What is 5G and how does it work?

What is 5G and how does it work?

If you read business or tech stories, it's hard to ignore 5G wireless tech, but what exactly is 5G and how does it work? And what will it do to improve our mobile experiences?

5G is the 5th generation mobile network. It will take a much larger role than previous generations. 5G will elevate the mobile network to not only interconnect people, but also interconnect and control machines, objects, and devices. It will deliver new levels of performance and efficiency that will empower new user experiences and connect new industries.

5G, or the fifth generation of wireless tech, is fast. How fast, you might ask? Well, you can download a movie in. Oh, you've already done it. That's how fast. And experts believe the tech will enable connected driverless cars to communicate with smart signals in real time and that will improve traffic flow around cities.

 But before we reap the 5G benefits there's much infrastructure work to be done. From a technical perspective, the waves that carry 5G signals are a lot shorter than 4G, so it will be difficult for them to penetrate buildings. As a result, many new and small antenna devices will need to be added to structures and that takes resources and time.

 The trade off for consumers is that while we'll get vastly improved speed, we'll need to change our technology to take advantage of it.

 So, smart phones, tablets, modems, and other devices connected to the internet of things will all need to be upgraded or replaced. Also, according to a story in the Globe and Mail, there could be issues around the safety of the signal as there hasn't been a lot of study around the long term effects of 5G waves on people. 

How does 5G work?

Like 4G LTE, 5G is also OFDM-based and will operate based on the same mobile networking principles. However, the new 5G NR (New Radio) air interface will further enhance OFDM to deliver a much higher degree of flexibility and scalability. For more details on 5G waveform and multiple access techniques, please refer to this this 5G waveform whitepaper.

It's a new radio technology, but you might not notice vastly higher speeds at first because 5G is likely to be used by network operators initially as a way to boost capacity on existing 4G core networks, to ensure a more consistent service for customers.

So we may see clusters of smaller phone masts closer to the ground transmitting so-called "millimetre waves" between much higher numbers of transmitters and receivers. This will enable higher density of usage. But it's expensive and companies could face challenges deploying lots of new masts.

What are the benefits of 5G?

5G is a new kind of network: a platform for innovations that will not only enhances today’s mobile broadband services, but will also expand mobile networks to support a vast diversity of devices and services and connect new industries with improved performance, efficiency, and cost. 5G will redefine a broad range of industries with connected services from retail to education, transportation to entertainment, and everything in between. We see 5G as technology as transformative as the automobile and electricity.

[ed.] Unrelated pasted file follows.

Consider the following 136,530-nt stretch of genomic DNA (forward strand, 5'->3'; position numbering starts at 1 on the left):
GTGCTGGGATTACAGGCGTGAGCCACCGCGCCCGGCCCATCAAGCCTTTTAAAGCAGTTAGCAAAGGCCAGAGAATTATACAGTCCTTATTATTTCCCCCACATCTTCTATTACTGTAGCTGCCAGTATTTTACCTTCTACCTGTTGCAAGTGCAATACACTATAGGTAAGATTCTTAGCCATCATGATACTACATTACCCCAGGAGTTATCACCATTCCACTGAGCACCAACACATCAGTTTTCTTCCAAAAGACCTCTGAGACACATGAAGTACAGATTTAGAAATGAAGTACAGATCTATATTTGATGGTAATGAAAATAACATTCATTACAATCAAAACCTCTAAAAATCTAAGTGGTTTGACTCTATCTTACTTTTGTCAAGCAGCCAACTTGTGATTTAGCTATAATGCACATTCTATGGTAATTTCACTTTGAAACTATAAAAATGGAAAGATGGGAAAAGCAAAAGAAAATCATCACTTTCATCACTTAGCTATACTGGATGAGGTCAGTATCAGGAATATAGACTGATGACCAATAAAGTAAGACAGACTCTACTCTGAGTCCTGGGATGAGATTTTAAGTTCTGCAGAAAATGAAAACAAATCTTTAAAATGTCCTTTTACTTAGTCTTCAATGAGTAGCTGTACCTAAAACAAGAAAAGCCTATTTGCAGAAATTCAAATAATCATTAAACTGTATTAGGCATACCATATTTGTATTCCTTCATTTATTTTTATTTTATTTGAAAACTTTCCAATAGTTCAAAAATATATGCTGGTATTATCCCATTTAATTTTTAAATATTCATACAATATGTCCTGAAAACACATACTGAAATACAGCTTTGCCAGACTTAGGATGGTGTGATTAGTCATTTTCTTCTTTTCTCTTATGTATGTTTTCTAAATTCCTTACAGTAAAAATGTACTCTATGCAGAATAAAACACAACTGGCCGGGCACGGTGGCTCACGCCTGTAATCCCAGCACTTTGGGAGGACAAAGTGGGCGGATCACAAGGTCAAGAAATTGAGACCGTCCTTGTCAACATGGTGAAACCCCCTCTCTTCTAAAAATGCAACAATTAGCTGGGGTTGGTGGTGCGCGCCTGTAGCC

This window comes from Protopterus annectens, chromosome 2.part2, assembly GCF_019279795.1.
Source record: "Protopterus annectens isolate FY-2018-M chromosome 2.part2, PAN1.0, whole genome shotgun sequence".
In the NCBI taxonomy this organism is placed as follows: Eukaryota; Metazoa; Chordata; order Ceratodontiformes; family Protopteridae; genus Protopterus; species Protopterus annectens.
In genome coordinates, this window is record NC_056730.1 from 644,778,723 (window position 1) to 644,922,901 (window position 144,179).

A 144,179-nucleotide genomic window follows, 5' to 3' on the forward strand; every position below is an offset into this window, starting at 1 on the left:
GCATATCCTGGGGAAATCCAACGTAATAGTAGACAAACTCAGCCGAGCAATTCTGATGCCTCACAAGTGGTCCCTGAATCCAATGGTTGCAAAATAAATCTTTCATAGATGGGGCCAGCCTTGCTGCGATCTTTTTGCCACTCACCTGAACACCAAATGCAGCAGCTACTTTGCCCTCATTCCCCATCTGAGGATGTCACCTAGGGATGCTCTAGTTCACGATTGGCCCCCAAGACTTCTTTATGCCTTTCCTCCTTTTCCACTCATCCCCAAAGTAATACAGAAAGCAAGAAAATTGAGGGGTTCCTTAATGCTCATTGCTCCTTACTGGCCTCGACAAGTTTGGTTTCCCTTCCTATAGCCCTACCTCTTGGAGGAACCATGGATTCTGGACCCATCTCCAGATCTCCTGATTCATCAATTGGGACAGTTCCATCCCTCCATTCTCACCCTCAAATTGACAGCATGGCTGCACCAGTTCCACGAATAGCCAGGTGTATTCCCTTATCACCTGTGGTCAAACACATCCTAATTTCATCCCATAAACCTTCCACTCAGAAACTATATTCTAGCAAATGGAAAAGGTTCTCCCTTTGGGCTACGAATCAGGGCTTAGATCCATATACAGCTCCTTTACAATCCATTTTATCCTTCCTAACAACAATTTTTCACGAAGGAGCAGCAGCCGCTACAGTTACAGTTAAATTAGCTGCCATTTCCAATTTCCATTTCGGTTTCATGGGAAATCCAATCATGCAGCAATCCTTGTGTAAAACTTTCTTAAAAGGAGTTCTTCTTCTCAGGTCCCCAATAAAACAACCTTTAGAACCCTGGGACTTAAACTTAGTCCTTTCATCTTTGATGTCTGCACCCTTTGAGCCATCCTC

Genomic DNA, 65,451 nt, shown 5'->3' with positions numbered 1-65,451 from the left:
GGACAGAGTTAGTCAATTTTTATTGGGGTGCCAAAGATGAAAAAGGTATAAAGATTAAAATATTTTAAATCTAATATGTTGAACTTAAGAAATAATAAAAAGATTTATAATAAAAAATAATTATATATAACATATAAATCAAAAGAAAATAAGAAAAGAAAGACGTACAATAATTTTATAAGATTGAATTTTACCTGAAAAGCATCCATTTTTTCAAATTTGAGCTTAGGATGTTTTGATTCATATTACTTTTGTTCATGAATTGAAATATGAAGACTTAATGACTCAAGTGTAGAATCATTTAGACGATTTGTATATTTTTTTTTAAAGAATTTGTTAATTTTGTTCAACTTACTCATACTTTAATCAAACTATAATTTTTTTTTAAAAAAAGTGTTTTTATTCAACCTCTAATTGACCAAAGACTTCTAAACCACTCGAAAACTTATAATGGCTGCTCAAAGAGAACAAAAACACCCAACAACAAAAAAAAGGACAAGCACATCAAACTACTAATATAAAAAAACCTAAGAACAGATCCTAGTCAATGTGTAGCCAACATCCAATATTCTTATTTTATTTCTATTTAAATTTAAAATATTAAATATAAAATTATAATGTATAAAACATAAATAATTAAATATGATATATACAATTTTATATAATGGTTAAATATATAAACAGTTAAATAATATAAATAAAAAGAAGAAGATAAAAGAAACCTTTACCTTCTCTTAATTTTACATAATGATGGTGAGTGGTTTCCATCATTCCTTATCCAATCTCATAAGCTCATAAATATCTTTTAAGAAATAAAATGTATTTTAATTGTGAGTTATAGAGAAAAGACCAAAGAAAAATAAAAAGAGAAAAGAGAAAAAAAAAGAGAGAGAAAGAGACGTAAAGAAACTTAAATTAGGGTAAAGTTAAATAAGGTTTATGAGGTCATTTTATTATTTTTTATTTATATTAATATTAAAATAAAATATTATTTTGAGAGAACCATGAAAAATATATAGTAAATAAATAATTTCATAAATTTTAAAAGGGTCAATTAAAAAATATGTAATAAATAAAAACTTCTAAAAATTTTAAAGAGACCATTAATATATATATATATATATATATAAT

Through a landmark 5G Economy study, we found that 5G’s full economic effect will be realized across the globe by 2035, supporting a wide range of industries and potentially producing up to $12 trillion worth of goods and services.

One expected benefit of the transition to 5G is the convergence of multiple networking functions to achieve cost, power, and complexity reductions. LTE has targeted convergence with Wi-Fi band/technology via various efforts, such as License Assisted Access (LAA; 5G signal in unlicensed frequency bands that are also used by Wi-Fi) and LTE-WLAN Aggregation (LWA; convergence with Wi-Fi Radio), but the differing capabilities of cellular and Wi-Fi have limited the scope of convergence. However, significant improvement in cellular performance specifications in 5G, combined with migration from Distributed Radio Access Network (D-RAN) to Cloud- or Centralized-RAN (C-RAN) and rollout of cellular small cells can potentially narrow the gap between Wi-Fi and cellular networks in dense and indoor deployments. Radio convergence could result in sharing ranging from the aggregation of cellular and Wi-Fi channels to the use of a single silicon device for multiple radio access technologies

Other benefits:

  • Improve broadband
  • Autonomous vehicles
  • Public safety and infrastructure
  • Remote device control
  • Health care
  • IoT

Difference between 4G and 5G?

  • 5G is a unified platform that is more capable than 4G
  • 5G uses spectrum better than 4G
  • 5G is faster than 4G
  • 5G has more capacity than 4G
  • 5G has lower latency than 4G

Why do we need it?

The world is going mobile and we're consuming more data every year, particularly as the popularity of video and music streaming increases. Existing spectrum bands are becoming congested, leading to breakdowns in service, particularly when lots of people in the same area are trying to access online mobile services at the same time.

5G is much better at handling thousands of devices simultaneously, from mobiles to equipment sensors, video cameras to smart street lights.

What 5G phones are available and should you buy one?









You can keep tabs on which smartphones support 5G in our guide: Every 5G phone announced so far.

When can you expect 5G? 

Soonish, but likely not in a widespread way 'til around 2020 because it takes time for cities and product manufacturers to catch up. In the mean time, marketers should pay close attention to the shift because the speed of 5G could usher in more opportunities in augmented and virtual reality. Combine that with a commercialization of AI and it's easy to imagine the creative possibilities to enhance customer experiences.